Foster parenting is a continual struggle to come to terms with our lack of control. While we are responsible for all the practical decisions that affect the child in our care, we have no control over the major decisions that affect their future. This is a precarious position to find yourself in and has been one of my major challenges in foster parenting. Sometimes I have tried to respond to this loss of control by worrying or even trying to manipulate the situation to go in a direction I think is best, but ultimately I have had to let go of my need to be in charge of what happens.
So what do you do when your heart is heavy in a situation where you have no control? You pray. Prayer becomes not a last resort when you’ve done all you can do, but a first line of defense since there was really nothing you could do to begin with. In most of our prayers it seems simple to just be honest. We are telling God what we want and generally don’t have to consider all the implications. Praying for your foster child isn’t quite that simple. Am I willing to pray that a biological father wouldn’t be found? Or that he would be the kind of man who would want nothing to do with his child? Is that really what I want? Do I pray against a parent’s recovery because I want this child to have the stability of a home where substance abuse was never an issue? Do I pray that Grandma won’t step in and help? That a parent will be picked up by police? That a prison sentence will be long? These are the uncomfortable moments in my prayers where I face my own ugliness when it comes to how badly I want what I think is best to happen.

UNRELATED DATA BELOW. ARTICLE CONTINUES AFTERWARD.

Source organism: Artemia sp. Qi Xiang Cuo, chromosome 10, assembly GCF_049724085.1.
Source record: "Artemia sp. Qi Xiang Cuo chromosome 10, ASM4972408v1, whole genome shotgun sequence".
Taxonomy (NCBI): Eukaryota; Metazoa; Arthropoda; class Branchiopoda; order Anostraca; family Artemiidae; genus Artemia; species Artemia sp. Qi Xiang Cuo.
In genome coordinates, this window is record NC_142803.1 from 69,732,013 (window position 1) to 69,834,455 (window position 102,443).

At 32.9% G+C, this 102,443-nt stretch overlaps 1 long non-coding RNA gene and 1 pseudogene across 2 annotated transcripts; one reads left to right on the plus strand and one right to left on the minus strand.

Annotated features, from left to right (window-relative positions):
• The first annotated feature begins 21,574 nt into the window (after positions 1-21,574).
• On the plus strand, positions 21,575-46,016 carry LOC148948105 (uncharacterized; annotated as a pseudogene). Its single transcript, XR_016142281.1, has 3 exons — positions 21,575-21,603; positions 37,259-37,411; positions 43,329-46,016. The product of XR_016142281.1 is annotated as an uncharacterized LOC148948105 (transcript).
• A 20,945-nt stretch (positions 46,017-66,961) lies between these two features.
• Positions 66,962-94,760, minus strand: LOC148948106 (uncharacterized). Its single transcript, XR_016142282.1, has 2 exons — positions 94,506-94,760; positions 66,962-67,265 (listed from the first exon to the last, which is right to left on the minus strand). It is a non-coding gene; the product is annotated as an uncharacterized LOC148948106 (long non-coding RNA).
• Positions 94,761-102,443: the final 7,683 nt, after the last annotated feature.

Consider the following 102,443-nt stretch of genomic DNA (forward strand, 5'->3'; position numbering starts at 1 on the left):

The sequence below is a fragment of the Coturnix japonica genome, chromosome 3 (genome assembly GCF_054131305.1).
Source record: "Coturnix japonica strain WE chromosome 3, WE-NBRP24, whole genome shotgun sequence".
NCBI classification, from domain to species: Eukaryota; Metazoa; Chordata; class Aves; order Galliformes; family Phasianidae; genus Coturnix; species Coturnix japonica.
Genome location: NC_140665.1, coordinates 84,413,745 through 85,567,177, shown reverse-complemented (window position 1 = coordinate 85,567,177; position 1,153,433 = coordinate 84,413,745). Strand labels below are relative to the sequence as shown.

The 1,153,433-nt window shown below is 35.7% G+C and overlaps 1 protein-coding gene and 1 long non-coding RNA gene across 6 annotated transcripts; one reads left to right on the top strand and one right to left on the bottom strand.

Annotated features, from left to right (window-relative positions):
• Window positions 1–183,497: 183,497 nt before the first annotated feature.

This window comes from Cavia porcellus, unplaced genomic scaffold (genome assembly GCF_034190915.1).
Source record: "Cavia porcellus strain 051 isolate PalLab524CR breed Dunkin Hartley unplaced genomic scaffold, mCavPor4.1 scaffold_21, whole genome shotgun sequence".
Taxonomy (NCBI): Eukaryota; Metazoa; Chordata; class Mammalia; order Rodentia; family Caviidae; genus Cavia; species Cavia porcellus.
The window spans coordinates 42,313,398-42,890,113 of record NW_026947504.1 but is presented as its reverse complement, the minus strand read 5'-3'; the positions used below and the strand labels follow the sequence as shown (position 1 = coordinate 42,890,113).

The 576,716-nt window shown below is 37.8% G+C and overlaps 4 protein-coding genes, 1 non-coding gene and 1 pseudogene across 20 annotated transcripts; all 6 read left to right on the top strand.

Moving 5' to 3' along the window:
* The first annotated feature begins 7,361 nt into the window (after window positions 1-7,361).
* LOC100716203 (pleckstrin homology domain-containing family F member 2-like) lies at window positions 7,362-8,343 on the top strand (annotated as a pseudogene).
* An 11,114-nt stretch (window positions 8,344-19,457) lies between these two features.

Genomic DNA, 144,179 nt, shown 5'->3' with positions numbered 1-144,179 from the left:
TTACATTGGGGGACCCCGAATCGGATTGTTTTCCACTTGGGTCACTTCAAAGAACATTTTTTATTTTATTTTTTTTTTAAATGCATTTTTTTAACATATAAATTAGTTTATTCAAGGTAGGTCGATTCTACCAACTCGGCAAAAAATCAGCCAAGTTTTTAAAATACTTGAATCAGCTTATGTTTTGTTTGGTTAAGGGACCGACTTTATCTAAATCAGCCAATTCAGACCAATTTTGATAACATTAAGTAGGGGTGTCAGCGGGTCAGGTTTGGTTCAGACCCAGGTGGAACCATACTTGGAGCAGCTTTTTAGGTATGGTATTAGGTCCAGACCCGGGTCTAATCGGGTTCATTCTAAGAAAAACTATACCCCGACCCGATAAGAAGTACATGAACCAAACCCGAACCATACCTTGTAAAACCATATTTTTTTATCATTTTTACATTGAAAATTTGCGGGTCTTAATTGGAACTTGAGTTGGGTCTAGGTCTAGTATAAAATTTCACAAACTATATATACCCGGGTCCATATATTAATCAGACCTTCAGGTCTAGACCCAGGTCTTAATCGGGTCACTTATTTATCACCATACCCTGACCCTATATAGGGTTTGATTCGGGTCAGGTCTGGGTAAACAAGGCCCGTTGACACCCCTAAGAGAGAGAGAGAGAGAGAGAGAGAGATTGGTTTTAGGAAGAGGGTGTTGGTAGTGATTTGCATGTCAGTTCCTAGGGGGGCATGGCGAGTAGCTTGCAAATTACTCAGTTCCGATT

I don’t think we should be dishonest in our prayers. Sometimes facing our own ugliness is a necessary and important step. I know God wants to hear our heart, even when our heart is flawed. We have the ability to come to him and share our struggles, but sometimes the many possible ramifications of my prayers paralyze me and keep me from praying at all. So when I have found myself confused about how to pray for my foster child and their family, here’s where I’ve found comfort:
Pray that the family would have wisdom. It is really difficult for an unhealthy person to make healthy decisions. Whether that decision is to commit to parenting or that decision is to choose relinquishment because it is best for their child, we want parents to have wisdom. This is a prayer that requires no conflicted emotions. Wisdom is good and important no matter what else is happening. James 1:5 “If any of you lacks wisdom, you should ask God, who gives generously to all without finding fault and it will be given to you.” We need to pray that the families of our foster children would humble themselves and ask God for wisdom as they navigate their end of the system. And we desperately need wisdom to do the delicate work of loving a child while supporting their family.
Pray that I would be the hands and feet of Christ. I need strength to do the physical tasks associated with being a foster parent. I need a humble heart that wants to work with the birth family and love them. I need grace in dealing with a difficult court system that doesn’t seem to value the opinion of those most closely involved with the daily care of these children. I need to be an advocate for the needs of this child even when that seems to conflict with what other members of the team want. In all of those elements of foster parenting, I want people to see Jesus. I work to keep Jesus in my mind as I’m sending emails or changing diapers or writing in the communication notebook for Mom. Jesus who welcomed children. Jesus who offered mercy to a woman caught in adultery. Jesus who told us when we offer care in his name, it is as though we are doing it for him. When I want to pray that things would go in the way I think would be best, I instead focus on praying as Jesus did— not my will, but God’s.